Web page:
Askeladd was amazing, the way he went out… it was totally on his own terms. Honestly I think he decided to throw away the concept of “the king” at the end and just go out on his own wishes. He was older and old on the battlefield generally meant death. He knew his time was running out and that Cnut was his one and only real chance to make his play at savior.

    But, once he’s ties to Wales were known, he lost the last layer of “surprise” he had left. Even if he chose Wales over Cnut there was no way for him to scheme his way back into power since he a now a “known” figure.

    He had have known that without this guidance Cnut would turn into the same type of tyrant all the nobles were. So with all this chips laid out, and having no option to turn the situation around, he decided, F this, I’m done playing.

    Thorsfinn, well I like that he kinda “broke” after that. It makes sense. Now with Cnut seeming about to re enter his life in the most violent way… we’ll have to see if he become the “true warrior”.

    • Makes sense, how you describe his decision-making in the end.

      What makes the scene the epic that it is, is his manly speech. I mean it’s great what he did, but the epic speech is what put it over the top.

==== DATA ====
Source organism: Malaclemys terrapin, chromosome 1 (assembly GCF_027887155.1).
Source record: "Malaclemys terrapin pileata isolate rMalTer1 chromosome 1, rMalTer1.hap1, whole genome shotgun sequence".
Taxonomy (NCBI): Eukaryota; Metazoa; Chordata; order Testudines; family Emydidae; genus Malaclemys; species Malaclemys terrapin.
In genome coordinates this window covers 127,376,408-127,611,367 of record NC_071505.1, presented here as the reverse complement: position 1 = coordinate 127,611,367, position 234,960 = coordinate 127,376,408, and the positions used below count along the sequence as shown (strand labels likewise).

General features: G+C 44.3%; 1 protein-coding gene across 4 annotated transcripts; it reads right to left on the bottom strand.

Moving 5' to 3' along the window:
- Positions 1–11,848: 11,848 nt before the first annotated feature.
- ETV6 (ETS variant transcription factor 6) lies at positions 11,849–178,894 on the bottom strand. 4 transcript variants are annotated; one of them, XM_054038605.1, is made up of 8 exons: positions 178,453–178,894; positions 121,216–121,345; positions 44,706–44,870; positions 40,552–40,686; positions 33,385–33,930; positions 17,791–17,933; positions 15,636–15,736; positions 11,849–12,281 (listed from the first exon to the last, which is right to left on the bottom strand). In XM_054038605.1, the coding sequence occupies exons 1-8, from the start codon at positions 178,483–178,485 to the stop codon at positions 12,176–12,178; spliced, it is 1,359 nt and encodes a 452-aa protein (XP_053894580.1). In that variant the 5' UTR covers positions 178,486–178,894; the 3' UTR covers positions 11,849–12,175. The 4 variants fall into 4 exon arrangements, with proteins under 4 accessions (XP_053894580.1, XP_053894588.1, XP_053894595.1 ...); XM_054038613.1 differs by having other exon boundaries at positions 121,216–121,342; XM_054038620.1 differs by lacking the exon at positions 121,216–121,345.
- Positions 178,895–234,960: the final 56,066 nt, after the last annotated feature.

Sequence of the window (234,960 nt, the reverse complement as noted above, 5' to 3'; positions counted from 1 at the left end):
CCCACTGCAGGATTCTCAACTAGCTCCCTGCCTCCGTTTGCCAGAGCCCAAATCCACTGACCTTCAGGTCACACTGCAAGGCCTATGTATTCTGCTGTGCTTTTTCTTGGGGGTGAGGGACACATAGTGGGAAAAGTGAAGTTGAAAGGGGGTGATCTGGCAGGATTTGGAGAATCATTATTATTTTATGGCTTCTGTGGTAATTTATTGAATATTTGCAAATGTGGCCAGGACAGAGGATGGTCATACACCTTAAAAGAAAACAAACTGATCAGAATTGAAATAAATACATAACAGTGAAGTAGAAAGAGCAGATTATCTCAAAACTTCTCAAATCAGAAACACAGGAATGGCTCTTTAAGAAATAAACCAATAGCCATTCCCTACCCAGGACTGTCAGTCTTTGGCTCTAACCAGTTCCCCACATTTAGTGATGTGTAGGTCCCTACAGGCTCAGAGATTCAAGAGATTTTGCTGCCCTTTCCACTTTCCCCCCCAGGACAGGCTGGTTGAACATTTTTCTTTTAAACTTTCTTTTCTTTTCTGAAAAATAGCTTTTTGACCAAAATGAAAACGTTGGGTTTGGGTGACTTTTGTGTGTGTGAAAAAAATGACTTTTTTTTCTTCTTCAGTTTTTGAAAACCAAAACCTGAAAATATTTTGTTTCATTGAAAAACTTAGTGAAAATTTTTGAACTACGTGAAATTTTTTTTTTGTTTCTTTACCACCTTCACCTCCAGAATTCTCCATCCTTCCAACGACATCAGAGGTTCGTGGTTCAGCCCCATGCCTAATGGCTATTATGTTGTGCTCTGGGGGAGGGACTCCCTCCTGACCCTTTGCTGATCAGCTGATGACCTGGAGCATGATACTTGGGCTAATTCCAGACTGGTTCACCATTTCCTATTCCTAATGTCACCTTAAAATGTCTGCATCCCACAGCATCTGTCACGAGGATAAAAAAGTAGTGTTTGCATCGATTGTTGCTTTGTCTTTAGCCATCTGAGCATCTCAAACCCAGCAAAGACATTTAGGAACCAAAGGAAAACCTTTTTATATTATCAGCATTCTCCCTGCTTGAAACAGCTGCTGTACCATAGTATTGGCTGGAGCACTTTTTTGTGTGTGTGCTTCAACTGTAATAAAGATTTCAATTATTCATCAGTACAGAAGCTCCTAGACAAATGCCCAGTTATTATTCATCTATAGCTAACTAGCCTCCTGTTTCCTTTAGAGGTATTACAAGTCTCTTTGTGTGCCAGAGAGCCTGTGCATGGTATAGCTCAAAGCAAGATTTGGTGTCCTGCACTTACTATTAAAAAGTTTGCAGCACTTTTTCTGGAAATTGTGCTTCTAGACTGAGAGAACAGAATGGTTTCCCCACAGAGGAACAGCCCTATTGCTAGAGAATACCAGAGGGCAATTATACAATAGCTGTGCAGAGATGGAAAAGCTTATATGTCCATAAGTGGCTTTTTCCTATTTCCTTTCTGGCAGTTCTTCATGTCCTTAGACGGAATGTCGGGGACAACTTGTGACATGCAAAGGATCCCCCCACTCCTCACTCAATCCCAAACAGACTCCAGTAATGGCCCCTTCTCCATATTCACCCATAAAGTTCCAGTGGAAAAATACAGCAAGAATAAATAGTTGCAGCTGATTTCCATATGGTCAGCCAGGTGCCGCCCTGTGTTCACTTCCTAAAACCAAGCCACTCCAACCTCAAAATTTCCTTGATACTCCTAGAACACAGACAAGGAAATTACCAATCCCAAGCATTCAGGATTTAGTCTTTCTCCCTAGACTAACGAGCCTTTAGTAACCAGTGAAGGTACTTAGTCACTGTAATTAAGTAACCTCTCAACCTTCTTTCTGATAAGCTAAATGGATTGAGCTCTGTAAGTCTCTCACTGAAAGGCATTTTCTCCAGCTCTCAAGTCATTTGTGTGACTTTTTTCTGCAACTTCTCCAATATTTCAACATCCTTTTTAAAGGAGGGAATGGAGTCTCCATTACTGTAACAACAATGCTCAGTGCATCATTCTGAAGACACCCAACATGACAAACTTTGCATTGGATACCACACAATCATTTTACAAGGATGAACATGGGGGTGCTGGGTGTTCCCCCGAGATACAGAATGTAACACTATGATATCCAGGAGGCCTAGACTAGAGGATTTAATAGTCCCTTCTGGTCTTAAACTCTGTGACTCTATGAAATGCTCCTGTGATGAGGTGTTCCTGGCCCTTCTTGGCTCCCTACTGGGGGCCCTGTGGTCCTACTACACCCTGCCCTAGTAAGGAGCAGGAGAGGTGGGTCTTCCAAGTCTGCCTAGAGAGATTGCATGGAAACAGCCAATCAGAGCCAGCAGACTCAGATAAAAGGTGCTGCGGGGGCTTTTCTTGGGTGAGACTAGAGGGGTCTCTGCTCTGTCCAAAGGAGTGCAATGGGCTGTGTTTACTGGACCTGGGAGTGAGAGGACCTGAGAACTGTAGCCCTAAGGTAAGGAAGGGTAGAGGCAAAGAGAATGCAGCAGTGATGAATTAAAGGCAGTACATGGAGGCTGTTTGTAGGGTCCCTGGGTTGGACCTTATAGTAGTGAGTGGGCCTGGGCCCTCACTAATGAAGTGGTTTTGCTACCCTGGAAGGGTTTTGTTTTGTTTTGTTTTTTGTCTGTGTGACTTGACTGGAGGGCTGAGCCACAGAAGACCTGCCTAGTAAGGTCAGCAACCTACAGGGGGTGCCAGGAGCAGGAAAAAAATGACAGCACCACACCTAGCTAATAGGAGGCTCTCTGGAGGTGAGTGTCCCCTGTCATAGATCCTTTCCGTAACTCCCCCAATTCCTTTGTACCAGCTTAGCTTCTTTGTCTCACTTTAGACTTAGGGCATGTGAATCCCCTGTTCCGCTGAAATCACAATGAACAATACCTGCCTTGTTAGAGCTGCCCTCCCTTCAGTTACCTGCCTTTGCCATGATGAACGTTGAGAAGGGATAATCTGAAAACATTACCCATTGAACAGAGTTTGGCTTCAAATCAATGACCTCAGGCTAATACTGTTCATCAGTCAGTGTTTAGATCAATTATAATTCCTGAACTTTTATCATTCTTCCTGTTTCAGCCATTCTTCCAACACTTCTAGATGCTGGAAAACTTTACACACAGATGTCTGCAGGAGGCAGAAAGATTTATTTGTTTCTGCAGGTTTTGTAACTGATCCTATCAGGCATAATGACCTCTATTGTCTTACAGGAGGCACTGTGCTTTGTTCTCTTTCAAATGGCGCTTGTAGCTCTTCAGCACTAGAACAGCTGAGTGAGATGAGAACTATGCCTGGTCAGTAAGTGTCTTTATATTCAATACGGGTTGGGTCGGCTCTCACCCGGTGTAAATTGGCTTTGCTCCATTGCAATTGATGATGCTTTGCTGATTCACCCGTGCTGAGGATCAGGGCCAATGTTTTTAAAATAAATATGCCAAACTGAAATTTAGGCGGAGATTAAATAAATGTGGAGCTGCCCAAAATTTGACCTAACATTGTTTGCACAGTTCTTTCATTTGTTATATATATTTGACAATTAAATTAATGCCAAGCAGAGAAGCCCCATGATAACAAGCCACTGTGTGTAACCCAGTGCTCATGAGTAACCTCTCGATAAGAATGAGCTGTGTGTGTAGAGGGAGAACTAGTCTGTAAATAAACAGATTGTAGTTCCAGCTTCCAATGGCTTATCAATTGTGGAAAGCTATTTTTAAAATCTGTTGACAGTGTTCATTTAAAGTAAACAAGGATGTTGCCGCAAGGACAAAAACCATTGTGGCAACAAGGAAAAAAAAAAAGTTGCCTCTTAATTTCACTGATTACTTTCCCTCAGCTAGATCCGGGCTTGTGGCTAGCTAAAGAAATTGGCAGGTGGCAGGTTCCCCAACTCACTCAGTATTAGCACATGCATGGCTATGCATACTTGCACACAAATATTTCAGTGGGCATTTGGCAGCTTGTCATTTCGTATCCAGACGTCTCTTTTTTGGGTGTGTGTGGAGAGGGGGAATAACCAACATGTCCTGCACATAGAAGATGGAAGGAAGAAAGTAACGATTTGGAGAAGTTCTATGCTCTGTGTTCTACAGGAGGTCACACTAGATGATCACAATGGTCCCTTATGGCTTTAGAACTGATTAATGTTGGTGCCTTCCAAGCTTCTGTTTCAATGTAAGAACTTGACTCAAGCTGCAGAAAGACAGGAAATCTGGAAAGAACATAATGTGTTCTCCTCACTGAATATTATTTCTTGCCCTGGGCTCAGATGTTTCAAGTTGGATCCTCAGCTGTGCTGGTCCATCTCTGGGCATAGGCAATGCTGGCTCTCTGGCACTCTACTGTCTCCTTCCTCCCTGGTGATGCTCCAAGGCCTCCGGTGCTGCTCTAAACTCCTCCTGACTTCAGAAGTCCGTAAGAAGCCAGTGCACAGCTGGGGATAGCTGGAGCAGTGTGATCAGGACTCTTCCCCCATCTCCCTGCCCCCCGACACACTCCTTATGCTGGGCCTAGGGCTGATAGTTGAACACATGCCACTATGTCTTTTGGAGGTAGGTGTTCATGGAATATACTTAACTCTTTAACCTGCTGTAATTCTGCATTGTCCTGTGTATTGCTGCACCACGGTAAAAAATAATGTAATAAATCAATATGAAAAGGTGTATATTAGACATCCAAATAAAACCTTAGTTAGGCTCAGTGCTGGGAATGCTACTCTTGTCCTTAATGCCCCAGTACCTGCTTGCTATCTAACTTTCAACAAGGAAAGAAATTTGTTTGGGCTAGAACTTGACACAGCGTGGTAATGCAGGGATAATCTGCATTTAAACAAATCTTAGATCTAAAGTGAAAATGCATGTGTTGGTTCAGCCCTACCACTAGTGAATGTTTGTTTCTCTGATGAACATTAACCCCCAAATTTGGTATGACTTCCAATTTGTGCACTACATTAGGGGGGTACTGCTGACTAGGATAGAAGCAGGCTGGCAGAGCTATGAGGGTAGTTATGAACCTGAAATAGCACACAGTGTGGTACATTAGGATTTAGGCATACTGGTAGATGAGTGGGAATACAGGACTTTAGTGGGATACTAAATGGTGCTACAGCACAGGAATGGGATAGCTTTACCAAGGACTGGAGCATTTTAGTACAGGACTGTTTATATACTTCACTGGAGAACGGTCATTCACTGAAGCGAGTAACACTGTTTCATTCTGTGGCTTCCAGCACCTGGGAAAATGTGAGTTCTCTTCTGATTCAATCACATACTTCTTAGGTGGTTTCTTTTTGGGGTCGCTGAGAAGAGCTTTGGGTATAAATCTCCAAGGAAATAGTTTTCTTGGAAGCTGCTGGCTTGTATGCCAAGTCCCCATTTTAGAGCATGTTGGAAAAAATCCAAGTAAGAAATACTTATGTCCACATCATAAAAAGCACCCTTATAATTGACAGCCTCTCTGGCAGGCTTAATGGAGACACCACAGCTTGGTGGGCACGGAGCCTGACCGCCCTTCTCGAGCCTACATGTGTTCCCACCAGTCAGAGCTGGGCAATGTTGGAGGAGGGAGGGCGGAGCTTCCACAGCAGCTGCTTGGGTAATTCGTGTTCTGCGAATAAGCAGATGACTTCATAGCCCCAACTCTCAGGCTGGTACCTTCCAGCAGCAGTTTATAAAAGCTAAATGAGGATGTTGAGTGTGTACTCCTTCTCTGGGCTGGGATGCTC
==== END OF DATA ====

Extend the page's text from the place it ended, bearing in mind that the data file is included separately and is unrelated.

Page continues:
10. JELEINEN says:

    Love this series, even if Yukimura’s hippy-ness started really coming through once the prologue ended (the third quarter of Planetes really made me cringe at times). The art and action scenes are great, but the characters and historical details are where it really shines. The amount of research he’s done is amazing. I mean not just the details on farming and everyday life, but I can’t think of any other work in any medium that deals with the practice of slavery in medieval Europe like this one has.

    My dream anime adaptation would have an international cast using modern languages as stand-ins for the ones assumed to be being used in the manga (the Franks would map to French, the Anglo-Saxons to English, the Norse to Danish or Norwegian, Thorfin would speak modern Icelandic, etc.).